We have airplanes. We have aircraft carriers. We have guided missiles. We have electronics. We have all that in profusion. There we have an advantage. However, at the third level, we have no advantage at all, and that's in guerrilla warfare and in controlling territory. That's the problem in Iraq. We needed a multiple of the number of troops that we have there to control that country. Unlike the Russians and the Chinese and many of the European countries, we don't have a conscript army.

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The Making
Of McPaper

The Inside Story
Of USA Today

Peter Prichard
(Andrews, McMeel and Parker)
The prime thesis of The Making Of McPaper is that Gannett created the second national newspaper after the Wall Street Journal. We aren't too sure. USA Today is rich in graphics, lewd in color, wretched in content, but its closest competitors are not the WSJ but weeklies like The National Enquirer and The Star whose market shares have been dropping since the introduction of USA Today. There are others, too --- English-language newspapers as meretricious as Gannett's, though not yet of these shores: the London dailies like the Daily Express or the Daily Mail --- covering England like the dew with a combination of sex, scandal, and jingoism.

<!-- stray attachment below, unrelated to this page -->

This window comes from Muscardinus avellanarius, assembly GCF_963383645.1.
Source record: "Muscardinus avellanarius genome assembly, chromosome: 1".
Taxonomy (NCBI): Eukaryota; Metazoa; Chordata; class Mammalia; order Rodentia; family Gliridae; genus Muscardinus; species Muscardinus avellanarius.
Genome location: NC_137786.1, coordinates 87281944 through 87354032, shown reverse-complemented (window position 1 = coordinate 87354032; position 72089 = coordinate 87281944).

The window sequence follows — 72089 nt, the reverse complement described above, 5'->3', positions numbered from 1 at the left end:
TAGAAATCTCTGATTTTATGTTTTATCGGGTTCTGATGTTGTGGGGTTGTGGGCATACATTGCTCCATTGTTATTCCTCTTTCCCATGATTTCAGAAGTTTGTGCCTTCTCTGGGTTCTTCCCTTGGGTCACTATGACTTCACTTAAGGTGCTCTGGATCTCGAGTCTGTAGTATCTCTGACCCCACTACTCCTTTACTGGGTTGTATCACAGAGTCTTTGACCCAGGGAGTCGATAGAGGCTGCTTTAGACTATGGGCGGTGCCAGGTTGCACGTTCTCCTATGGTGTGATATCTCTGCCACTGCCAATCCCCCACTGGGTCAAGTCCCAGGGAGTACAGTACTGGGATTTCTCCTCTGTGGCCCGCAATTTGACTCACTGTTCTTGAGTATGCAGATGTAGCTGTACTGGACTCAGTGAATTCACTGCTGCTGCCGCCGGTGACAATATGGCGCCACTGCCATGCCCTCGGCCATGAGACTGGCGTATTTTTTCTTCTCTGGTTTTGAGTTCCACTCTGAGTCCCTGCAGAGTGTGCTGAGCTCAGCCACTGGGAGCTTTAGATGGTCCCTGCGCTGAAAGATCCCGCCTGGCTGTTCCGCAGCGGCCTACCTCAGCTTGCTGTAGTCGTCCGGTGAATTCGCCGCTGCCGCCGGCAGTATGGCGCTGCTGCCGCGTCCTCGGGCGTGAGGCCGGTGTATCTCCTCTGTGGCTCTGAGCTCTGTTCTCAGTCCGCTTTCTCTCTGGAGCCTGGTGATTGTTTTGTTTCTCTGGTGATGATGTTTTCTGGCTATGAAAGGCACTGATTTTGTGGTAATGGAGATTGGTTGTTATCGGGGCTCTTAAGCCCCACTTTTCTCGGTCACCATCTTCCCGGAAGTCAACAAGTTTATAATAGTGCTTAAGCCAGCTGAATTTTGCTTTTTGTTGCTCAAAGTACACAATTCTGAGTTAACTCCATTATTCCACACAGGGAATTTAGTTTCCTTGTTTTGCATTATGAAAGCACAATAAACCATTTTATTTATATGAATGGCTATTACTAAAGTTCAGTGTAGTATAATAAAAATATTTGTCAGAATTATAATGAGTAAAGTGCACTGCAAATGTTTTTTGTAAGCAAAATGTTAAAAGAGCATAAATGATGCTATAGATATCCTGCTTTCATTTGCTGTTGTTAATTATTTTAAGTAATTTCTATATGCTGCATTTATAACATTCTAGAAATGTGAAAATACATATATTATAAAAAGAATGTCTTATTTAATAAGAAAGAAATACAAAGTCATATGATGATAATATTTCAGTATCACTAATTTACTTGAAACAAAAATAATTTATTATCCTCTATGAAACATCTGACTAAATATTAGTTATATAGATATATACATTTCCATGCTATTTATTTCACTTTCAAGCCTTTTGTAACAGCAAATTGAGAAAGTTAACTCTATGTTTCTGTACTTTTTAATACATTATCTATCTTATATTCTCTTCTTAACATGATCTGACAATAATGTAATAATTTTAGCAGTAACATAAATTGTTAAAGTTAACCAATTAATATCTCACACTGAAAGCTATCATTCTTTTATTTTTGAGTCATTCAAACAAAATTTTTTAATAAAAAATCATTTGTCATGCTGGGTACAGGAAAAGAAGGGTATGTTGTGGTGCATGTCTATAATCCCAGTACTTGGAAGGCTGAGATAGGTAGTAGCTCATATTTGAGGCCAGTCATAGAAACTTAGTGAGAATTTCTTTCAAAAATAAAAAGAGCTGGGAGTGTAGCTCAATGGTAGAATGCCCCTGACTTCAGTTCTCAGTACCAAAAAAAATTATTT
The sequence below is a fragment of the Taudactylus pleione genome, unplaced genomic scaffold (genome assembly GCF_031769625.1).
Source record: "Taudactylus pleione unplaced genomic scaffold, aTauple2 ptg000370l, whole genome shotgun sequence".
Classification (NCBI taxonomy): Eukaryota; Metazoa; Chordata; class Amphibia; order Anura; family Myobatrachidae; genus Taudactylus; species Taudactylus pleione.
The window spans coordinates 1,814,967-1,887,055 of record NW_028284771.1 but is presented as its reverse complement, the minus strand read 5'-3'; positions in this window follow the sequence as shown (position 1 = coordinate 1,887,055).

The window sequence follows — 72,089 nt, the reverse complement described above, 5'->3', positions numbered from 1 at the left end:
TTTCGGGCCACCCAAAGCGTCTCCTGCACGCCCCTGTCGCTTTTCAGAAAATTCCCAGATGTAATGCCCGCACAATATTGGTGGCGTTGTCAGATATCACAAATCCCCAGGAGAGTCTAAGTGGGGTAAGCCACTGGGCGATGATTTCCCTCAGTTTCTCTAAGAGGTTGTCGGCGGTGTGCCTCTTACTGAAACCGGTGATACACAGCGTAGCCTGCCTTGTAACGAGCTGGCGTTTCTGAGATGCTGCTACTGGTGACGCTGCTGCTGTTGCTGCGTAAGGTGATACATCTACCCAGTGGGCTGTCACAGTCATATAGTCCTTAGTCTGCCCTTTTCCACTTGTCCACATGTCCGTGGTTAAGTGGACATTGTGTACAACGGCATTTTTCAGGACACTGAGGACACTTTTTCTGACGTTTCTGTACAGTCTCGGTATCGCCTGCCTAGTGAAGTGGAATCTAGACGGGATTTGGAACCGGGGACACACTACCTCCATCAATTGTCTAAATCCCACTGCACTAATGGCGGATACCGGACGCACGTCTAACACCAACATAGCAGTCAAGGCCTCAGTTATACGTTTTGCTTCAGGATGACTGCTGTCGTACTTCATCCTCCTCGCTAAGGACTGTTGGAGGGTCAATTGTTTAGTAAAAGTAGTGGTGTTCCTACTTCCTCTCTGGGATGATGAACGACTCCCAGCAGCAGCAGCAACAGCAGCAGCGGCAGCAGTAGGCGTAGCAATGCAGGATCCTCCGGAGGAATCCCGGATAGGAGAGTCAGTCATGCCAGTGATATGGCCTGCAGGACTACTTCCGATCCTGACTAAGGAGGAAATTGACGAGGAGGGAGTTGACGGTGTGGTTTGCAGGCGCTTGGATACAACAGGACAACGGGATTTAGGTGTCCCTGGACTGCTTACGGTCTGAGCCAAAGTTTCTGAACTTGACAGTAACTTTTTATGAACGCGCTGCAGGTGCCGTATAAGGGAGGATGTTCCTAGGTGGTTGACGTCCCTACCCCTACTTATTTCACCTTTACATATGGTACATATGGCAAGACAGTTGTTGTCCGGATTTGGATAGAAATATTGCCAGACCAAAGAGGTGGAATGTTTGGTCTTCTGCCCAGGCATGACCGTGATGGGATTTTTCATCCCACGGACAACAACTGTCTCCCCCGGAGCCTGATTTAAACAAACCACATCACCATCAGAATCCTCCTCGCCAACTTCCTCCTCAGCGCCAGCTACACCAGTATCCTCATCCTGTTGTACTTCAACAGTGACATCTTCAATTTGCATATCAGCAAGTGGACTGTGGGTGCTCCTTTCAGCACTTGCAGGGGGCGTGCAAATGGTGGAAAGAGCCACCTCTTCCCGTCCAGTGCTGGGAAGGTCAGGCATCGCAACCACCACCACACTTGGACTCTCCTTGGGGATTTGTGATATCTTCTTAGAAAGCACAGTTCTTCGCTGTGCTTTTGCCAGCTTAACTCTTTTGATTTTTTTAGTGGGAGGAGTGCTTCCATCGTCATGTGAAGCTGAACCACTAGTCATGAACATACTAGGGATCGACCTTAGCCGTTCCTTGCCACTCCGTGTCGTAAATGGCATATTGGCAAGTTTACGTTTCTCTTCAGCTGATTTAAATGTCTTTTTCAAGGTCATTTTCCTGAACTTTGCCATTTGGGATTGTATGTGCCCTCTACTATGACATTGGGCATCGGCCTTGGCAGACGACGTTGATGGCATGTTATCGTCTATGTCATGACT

The Making of McPaper is ostensibly the story of the conception, execution, and success of USA Today. But the reader must be forewarned: the author, one Peter Prichard, is scarcely a mole within the Gannett organization. Much has been made of the fact that this is Gannett, warts and all (vide the semiserious title) --- but the biggest of them all, one Al Neuharth, ends up being practically canonized for being so insightful, wise, interesting, foresighted, driven, astute, etc., as to conceive of and gamble his career on USA Today.